Reports from Europe:
Via "Islam in Europe":
In Malmo, Sweden:
"Police in Malmö issued a warning on Thursday urging residents with immigrant backgrounds to be extra careful when out alone at night or in the evenings.
The warning comes following information released by the police on Wednesday indicating that residents with immigrant backgrounds have been targeted in a number of recent shootings, up to 15 of which the police believe may be related.
Police also cautioned members of the public not to try to intervene if they witness a new shooting.
“You shouldn’t give chase. The first think you should think about is your own safety, then call the police,” J-B Cederholm of the Skåne County police said at a Thursday press conference, according to the Kvällsposten newspaper."
Ivan Rioufol, of Le Figaro, wrote the following on his blog (FR):
All students are obviously not rioters. But the rioters of the past few days - and Wednesday morning again in the center of Lyon - are indeed students. They are, mainly, from the ghettos. The hooded people aren't marching to defend retirement at 60, or even the welfare system which enticed their parents or grandparents.
They're there to battle the Republic, its culture and it's most visible symbols: the security forces, the schools. That's why a school was burned down in Mans. The scenes of urban guerrilla warfare that they're reproducing are very similar to the images of the intifada of the young Palestinians confronting the Israeli forces. Comparisons are misleading, but these ethnic insurrections of youth who are often of Muslim culture, also reject the state seen as a colonizer and oppressor. These wild people, each time more intrepid and organized, remind us of the failure of their integration.
Christian asylum seekers living temporarily in Dutch refugee centres are often threatened or physically abused by fellow refugees who are Muslims, according to a support group. The Christian group, the Gift Foundation (Stichting Gave) presented its findings on Dutch public TV on Tuesday.
The Saudi Arabian government and wealthy Saudi individuals want to build mosques in Norway for tens of millions. They are legally entitled to do so, according to Norwegian law for financially supporting religious communities, but the large sum means that the government will have to approve the financial support.
The foreign office is not only refusing to approve the funding. In a response to the Tawfiiq Islamic Center, the ministry wrote that it would be 'a paradox and unnatural to approve funding from sources in a country which is not open to religious freedom."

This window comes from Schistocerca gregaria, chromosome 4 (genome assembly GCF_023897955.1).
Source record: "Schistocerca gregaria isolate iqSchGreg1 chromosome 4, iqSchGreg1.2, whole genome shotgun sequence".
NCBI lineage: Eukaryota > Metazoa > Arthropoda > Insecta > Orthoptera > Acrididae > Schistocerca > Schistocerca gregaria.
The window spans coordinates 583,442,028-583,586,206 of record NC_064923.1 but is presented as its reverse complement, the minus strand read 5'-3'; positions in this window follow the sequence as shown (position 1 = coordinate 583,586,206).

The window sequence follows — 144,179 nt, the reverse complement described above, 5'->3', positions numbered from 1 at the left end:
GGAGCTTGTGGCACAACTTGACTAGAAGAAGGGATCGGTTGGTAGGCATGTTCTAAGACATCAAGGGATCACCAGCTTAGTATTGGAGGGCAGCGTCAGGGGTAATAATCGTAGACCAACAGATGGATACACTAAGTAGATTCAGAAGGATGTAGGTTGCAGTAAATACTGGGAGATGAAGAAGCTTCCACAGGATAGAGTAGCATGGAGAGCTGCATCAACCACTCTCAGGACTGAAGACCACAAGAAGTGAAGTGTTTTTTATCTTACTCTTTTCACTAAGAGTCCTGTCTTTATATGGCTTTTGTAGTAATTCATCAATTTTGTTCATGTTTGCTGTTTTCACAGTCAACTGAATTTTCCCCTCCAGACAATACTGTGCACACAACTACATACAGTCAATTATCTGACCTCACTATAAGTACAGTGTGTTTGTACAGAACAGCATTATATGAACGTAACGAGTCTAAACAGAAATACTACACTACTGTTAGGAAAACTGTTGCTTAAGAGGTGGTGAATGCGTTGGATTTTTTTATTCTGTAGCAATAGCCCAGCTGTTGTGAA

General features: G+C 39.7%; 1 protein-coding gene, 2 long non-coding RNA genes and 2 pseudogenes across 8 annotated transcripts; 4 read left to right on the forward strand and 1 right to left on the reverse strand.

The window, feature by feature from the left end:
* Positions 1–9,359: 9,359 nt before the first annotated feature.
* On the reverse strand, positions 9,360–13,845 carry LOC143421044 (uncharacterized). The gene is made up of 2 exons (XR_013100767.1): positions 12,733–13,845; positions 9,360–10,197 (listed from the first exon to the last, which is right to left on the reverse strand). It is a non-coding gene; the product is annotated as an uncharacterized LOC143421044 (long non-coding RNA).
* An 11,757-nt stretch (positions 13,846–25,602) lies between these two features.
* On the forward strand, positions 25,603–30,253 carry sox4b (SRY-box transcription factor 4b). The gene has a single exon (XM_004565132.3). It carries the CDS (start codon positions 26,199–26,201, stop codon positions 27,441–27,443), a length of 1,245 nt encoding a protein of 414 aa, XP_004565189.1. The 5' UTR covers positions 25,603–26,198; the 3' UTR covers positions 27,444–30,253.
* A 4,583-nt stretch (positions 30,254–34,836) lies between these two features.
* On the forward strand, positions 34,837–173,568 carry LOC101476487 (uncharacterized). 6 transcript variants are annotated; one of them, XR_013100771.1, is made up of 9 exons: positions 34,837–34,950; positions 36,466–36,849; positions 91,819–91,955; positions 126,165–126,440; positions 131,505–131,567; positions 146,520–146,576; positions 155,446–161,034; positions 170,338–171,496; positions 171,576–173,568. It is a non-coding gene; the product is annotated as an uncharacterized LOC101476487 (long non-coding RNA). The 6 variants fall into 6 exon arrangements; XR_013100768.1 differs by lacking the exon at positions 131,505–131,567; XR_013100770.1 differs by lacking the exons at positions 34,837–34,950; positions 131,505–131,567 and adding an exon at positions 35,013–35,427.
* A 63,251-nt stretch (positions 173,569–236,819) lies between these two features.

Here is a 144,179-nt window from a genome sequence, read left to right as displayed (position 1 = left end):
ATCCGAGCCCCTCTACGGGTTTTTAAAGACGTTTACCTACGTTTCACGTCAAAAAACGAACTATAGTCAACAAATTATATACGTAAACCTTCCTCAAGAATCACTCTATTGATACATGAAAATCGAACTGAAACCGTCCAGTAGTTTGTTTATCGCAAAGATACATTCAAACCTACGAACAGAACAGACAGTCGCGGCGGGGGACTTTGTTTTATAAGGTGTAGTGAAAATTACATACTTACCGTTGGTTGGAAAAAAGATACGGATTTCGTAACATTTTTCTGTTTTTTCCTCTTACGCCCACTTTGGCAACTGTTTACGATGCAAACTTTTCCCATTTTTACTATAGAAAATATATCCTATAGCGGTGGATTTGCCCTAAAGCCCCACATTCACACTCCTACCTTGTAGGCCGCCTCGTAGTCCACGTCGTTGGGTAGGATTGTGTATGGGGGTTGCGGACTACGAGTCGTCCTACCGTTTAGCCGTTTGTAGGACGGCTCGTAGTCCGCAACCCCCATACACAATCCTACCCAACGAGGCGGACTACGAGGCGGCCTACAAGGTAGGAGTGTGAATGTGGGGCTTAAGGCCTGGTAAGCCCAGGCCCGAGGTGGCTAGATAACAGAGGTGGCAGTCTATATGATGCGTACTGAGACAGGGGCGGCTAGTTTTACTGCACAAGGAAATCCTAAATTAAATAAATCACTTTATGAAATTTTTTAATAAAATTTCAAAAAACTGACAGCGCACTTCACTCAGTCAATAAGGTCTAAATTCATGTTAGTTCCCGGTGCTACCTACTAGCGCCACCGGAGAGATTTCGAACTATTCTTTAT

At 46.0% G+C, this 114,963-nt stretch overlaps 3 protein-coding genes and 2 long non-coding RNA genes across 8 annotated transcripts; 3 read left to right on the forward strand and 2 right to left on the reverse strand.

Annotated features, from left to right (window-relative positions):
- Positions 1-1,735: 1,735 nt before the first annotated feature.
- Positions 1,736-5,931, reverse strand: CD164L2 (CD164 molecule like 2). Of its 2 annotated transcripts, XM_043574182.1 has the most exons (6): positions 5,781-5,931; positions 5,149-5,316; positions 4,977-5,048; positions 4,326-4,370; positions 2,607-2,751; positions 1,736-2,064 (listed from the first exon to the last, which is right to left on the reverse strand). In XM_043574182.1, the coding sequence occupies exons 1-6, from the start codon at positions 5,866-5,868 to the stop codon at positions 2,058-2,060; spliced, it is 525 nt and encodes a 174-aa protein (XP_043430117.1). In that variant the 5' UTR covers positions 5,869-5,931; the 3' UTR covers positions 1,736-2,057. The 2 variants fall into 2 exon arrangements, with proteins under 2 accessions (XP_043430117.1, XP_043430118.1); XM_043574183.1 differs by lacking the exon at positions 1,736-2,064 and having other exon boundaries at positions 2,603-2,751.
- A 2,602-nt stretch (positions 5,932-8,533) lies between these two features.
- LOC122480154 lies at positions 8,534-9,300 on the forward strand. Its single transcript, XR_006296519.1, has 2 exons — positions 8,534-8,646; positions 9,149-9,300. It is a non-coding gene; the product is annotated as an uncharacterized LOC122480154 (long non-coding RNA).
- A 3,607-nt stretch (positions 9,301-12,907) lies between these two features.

The root of the problem: According to the authors of this article, it's lack of clarity and absence of teachable definitions:
The West’s confusion spells trouble.
At least a few on the left are defending Islamism because they think that they are defending Islam. Recently, a European policymaker told us that she had become sympathetic to Turkey’s governing Justice and Development Party (AKP) because “in the post-September 11 world, I wanted to defend Islam.” Well, the AKP, and other Islamist movements such as the Muslim Brotherhood in the Arab world, do not represent Islam. These Islamist parties, even when not using violence, stand for an ideology that is illiberal to its core—for instance, its refusal to recognize gender equality. In the same way that communism once claimed to speak for the working class, Islamism claims to represent Muslims. By defending radical Islamist movements, the left is helping only to give Muslims a bad name. The left ought to side not with so-called moderate Islamist parties, but rather with liberal Muslim movements, such as the Republican People’s Party in Turkey and the pro-democracy movement in Egypt, which support gender equality.
The right, on the other hand, often targets Islam while thinking that it is attacking Islamism. Banning the building of minarets, as Switzerland did, is exactly the wrong thing to do. The problem is not a mosque; the problem is a mosque used to promote violence, jihadism, and illiberal Islamism. The crimes of Al Qaeda, Hizbullah, and other groups are rooted in jihadist Islamism, which advocates violence to impose extremist dogma on Muslims and non-Muslims alike.